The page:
31 May 2013Accounting & tax analysis

Captive investment portfolios: when cash doesn’t cut it

What are the key issues captives must address in their asset management strategy in the current investment environment?

In today’s ultra low-yielding world, many a captive’s investment strategy must not only address the typical liquidity and preservation of capital requirements for its daily operating cash and claims payment, but also needs to consider ways to attain a higher level of income in order to make up a funding gap (or in an attempt not to increase it further).

But conservatism generally still rules, and while higher returns can potentially be more easily achieved on longer-term or surplus cash by extending duration or venturing into other asset classes (such as equities or emerging markets debt), options are more limited when looking to minimise the risk of capital deterioration and maintaining liquidity at the same time.

We believe this is the main reason short duration products are gaining traction with liability-driven investors worldwide. These products typically aim to provide higher income than money market funds over a time horizon of six to 12 months, while maintaining low interest rate risk and a high quality profile.

What issues do captives need to be wary of in the fixed income space at present?

With short yields presently as low as they are, and likely to remain this way for an extended period of time, captives may typically attempt to ‘reach’ for additional income in one of two ways: duration and credit. The first option, extending to longer-term securities or products, brings on additional risks with the higher rates. As such, it requires captives to properly assess the time horizon associated with funding needs in order to manage capital depreciation.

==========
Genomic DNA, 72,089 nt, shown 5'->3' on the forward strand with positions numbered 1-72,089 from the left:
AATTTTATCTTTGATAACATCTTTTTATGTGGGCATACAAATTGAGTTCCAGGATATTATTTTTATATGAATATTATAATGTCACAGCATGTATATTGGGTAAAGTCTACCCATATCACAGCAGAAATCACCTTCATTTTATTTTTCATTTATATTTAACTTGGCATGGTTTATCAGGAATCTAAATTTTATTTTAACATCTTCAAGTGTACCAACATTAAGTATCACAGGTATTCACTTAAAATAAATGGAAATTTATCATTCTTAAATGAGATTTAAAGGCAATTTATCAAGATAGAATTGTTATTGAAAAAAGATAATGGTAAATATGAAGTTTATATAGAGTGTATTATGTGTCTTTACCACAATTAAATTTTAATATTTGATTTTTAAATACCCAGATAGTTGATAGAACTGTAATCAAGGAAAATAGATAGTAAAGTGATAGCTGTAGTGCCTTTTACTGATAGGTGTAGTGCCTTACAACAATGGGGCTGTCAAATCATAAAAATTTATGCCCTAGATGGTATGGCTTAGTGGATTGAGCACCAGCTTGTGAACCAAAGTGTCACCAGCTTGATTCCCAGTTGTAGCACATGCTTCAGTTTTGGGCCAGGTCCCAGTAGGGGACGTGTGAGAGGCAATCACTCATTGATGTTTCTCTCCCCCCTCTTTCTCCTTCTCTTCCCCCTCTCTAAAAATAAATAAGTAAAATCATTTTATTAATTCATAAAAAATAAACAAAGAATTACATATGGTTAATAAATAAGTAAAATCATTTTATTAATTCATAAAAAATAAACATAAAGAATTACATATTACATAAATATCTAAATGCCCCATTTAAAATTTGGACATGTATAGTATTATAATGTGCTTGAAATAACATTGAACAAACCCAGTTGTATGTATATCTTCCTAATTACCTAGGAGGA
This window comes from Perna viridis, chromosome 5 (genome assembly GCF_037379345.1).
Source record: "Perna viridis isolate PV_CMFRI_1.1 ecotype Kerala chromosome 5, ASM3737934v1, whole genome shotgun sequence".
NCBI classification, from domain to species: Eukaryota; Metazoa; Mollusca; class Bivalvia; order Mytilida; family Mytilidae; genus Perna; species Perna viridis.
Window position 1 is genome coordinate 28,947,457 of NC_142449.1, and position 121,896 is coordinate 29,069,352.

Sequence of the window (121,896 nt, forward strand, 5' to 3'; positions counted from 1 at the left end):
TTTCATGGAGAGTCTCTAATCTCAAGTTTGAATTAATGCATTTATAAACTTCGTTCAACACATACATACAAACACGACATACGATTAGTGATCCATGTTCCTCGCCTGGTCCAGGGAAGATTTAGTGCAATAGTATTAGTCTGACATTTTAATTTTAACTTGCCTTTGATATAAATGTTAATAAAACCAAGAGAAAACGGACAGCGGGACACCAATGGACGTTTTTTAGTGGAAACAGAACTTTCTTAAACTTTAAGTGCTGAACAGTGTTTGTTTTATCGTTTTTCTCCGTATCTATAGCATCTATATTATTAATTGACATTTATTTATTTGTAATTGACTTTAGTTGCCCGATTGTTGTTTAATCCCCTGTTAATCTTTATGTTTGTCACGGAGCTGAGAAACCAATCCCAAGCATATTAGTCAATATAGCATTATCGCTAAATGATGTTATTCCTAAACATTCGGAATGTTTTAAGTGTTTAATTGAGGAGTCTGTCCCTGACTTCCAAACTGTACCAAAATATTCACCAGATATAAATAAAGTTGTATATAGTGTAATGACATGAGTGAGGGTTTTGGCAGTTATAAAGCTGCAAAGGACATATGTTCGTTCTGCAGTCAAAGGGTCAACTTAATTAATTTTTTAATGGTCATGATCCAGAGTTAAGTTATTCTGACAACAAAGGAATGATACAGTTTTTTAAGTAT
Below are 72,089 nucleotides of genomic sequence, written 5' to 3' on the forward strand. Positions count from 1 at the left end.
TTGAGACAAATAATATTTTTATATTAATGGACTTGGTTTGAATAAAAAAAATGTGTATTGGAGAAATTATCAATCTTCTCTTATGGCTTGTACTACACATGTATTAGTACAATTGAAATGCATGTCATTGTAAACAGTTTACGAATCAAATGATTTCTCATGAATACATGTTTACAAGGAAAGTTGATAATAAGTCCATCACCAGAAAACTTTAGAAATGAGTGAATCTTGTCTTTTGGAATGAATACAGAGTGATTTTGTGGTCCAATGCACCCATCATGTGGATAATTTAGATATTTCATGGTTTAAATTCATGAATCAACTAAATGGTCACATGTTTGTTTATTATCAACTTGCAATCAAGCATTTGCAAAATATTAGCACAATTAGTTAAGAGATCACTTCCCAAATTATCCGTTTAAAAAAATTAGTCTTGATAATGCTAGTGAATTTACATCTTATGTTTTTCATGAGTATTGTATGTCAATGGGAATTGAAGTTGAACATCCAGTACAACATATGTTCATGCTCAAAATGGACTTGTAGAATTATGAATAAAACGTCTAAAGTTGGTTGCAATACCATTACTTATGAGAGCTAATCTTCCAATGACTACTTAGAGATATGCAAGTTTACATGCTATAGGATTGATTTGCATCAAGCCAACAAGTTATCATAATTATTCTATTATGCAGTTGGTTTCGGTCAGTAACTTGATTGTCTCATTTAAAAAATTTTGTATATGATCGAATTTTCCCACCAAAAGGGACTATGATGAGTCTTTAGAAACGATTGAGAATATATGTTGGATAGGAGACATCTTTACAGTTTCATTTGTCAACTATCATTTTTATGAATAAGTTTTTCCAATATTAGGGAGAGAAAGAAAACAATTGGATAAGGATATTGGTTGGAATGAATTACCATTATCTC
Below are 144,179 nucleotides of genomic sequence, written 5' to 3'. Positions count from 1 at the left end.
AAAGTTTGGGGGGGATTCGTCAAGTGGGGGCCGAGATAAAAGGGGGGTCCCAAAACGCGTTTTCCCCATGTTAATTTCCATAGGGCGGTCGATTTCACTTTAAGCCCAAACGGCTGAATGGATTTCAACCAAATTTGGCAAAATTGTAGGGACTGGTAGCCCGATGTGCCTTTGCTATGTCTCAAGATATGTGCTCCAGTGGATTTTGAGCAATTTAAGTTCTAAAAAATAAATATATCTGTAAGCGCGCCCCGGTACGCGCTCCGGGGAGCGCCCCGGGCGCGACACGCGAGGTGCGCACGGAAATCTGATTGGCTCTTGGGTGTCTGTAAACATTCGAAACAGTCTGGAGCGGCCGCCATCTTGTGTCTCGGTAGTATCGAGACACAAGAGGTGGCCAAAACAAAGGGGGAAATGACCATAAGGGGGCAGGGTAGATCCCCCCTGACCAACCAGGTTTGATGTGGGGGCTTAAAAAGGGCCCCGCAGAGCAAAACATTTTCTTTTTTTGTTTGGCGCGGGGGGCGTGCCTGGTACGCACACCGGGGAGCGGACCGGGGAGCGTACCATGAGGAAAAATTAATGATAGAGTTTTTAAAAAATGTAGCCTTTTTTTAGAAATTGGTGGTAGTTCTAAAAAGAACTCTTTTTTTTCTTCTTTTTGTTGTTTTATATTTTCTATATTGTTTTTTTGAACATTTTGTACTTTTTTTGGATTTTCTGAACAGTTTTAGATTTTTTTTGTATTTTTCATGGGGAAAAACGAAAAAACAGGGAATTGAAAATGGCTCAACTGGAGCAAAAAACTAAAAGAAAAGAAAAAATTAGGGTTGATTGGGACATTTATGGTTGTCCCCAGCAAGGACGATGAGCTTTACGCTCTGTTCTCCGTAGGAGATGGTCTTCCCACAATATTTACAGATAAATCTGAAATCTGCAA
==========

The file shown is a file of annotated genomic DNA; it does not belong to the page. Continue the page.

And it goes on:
The second option—moving towards lower quality, higher yielding securities—may lead to potentially higher volatility and credit risk. Captives on the hunt for yield must consider and address these risks, typically by maintaining an overall short duration posture as well as investing in highly rated securities. We currently have a favourable view on corporate credit fundamentals and as a result are overweight within our portfolios.

We believe short duration portfolios can continue to benefi t from a yield curve that remains steep inside of fi ve years. That said, because absolute yields on government securities are so low, we prefer credit over duration as a key driver of performance. This supports using short duration as part of a captive’s asset allocation, but only within a strict risk management framework that avoids overextending duration.

Is it possible to go beyond a defensive strategy in the fixed income space? If yes, how?

If you define a defensive strategy by investing solely in money market mutual funds, the answer is, generally, yes. How much additional risk can be taken depends on the captive’s ability to identify expected liabilities that fall beyond a six-month time horizon, or what we often refer to as ‘strategic cash’. We believe captives can take measured steps to increase returns by extending duration, but should do so within a pre-defined risk budget,provided their investment policies and guidelines allow them the flexibility to do so. We believe this strategy should be driven by investments in corporate credit, which tends to be more predictable, using duration as a secondary source of returns.